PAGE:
The Anti-Trust Case Against Microsoft
Since 1990, a battle has raged in United States courts between the United States
government and the Microsoft Corporation out of Redmond, Washington, headed by Bill
Gates. What is at stake is money. The federal government maintains that Microsoft's
monopolistic practices are harmful to United States citizens, creating higher prices and
potentially downgrading software quality, and should therefore be stopped, while
Microsoft and its supporters claim that they are not breaking any laws, and are just doing
Microsoft's antitrust problems began for them in the early months of 1990(Check
1), when the Federal Trade Commission began investigating them for possible violations
of the Sherman and Clayton Antitrust Acts,(Maldoom 1) which are designed to stop the
formation of monopolies. The investigation continued on for the next three years without
resolve, until Novell, maker of DR-DOS, a competitor of Microsoft's MS-DOS, filed a
complaint with the Competition Directorate of the European Commission in June of 1993.
(Maldoom 1) Doing this stalled the investigations even more, until finally in August of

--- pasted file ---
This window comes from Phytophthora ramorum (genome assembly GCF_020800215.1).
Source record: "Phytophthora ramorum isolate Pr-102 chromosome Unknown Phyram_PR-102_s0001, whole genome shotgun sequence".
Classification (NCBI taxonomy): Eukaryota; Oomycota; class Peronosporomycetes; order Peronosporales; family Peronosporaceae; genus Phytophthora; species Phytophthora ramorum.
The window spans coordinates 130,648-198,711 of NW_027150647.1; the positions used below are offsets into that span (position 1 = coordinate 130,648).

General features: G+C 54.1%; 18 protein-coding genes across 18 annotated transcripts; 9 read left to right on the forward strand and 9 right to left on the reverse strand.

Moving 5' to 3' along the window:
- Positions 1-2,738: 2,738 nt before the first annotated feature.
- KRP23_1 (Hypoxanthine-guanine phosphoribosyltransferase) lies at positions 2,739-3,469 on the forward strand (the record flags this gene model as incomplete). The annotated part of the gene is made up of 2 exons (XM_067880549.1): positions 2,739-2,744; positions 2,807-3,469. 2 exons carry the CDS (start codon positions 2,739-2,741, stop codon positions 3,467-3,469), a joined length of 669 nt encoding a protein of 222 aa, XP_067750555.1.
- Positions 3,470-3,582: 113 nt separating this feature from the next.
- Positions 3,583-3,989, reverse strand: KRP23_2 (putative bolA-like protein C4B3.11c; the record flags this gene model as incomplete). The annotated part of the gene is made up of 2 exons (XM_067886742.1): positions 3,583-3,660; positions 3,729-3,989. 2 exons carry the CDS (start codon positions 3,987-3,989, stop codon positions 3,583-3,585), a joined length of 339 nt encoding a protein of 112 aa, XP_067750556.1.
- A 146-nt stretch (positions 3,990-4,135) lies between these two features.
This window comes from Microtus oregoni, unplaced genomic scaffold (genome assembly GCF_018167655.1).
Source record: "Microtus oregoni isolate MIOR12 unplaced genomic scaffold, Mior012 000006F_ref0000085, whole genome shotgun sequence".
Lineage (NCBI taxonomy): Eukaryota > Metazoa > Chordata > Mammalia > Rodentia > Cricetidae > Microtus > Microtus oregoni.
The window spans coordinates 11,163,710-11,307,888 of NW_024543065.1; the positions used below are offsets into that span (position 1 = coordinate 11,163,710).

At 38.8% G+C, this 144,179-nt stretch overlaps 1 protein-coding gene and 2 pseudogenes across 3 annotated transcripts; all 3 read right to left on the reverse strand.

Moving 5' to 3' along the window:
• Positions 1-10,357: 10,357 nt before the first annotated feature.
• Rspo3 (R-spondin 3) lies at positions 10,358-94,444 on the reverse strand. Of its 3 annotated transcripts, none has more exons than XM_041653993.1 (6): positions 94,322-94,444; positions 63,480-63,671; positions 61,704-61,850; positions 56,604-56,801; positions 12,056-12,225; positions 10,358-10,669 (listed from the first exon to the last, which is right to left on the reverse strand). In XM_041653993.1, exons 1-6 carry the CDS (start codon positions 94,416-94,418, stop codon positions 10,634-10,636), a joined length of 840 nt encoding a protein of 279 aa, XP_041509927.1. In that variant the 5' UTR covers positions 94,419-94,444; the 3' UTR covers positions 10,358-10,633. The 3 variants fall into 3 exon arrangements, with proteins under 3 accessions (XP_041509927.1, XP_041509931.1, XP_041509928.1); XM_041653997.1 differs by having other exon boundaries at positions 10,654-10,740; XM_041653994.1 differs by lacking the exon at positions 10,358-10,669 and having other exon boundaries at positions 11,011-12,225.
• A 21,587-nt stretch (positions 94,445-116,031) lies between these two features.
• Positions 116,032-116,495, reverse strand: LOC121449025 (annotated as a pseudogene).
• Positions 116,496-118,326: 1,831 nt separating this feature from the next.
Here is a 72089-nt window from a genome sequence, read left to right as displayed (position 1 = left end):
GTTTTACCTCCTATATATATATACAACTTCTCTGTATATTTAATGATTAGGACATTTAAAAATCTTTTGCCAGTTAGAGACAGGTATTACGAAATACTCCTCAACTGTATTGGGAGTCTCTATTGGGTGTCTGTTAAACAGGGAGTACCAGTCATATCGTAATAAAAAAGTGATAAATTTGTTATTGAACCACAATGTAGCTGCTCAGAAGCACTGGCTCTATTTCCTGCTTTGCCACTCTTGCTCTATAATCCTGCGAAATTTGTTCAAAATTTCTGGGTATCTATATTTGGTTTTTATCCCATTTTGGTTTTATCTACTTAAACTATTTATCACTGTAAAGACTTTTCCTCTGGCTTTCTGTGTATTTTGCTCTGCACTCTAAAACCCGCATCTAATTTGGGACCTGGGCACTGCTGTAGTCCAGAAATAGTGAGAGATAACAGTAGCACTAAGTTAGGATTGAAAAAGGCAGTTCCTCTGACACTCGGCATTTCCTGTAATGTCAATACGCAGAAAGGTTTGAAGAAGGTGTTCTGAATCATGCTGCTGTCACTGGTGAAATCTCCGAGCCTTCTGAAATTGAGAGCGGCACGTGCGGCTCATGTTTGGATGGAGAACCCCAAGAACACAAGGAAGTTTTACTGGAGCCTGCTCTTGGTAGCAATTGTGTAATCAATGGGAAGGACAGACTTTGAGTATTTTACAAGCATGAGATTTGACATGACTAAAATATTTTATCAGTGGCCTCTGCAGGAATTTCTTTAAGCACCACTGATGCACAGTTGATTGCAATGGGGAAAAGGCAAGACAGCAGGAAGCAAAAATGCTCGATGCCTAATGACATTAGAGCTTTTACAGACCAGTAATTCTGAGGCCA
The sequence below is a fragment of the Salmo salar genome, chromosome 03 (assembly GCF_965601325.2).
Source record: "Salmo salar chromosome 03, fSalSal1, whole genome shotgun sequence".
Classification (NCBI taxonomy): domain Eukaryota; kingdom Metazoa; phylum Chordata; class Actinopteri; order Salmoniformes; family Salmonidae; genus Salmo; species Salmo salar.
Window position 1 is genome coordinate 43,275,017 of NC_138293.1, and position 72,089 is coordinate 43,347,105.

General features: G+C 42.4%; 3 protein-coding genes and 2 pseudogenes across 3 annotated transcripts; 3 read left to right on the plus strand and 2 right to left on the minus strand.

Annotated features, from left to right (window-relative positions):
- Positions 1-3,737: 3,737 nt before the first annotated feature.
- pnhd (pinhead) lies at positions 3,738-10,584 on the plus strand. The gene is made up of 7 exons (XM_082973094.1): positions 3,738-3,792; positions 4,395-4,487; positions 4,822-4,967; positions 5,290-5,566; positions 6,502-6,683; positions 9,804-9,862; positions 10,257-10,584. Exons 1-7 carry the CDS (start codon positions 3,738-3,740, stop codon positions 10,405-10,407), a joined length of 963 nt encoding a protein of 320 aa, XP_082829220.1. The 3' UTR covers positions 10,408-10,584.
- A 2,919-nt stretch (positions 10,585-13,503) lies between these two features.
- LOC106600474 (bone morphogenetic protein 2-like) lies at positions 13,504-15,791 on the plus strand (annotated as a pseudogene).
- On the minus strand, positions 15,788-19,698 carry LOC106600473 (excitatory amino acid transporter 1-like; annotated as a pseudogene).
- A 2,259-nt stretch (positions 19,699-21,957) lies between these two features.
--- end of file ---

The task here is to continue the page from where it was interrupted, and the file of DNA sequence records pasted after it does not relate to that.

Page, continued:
1993, (Check 1)the Federal Trade Commission decided to hand the case over to the
Department of Justice. The Department of Justice moved quickly, with Anne K.
Bingaman, head of the Antitrust Division of the DOJ, leading the way.(Check 1) The case
was finally ended on July 15, 1994, with Microsoft signing a consent settlement.(Check 1)
The settlement focused on Microsoft's selling practices with computer
manufacturers. Up until now, Microsoft would sell MS-DOS and Microsoft's other
operating systems to original equipment manufacturers (OEM's) at a 60% discount if that
OEM agreed to pay a royalty to Microsoft for every single computer that they sold
(Check 2) regardless if it had a Microsoft operating system installed on it or not. After the
settlement, Microsoft would be forced...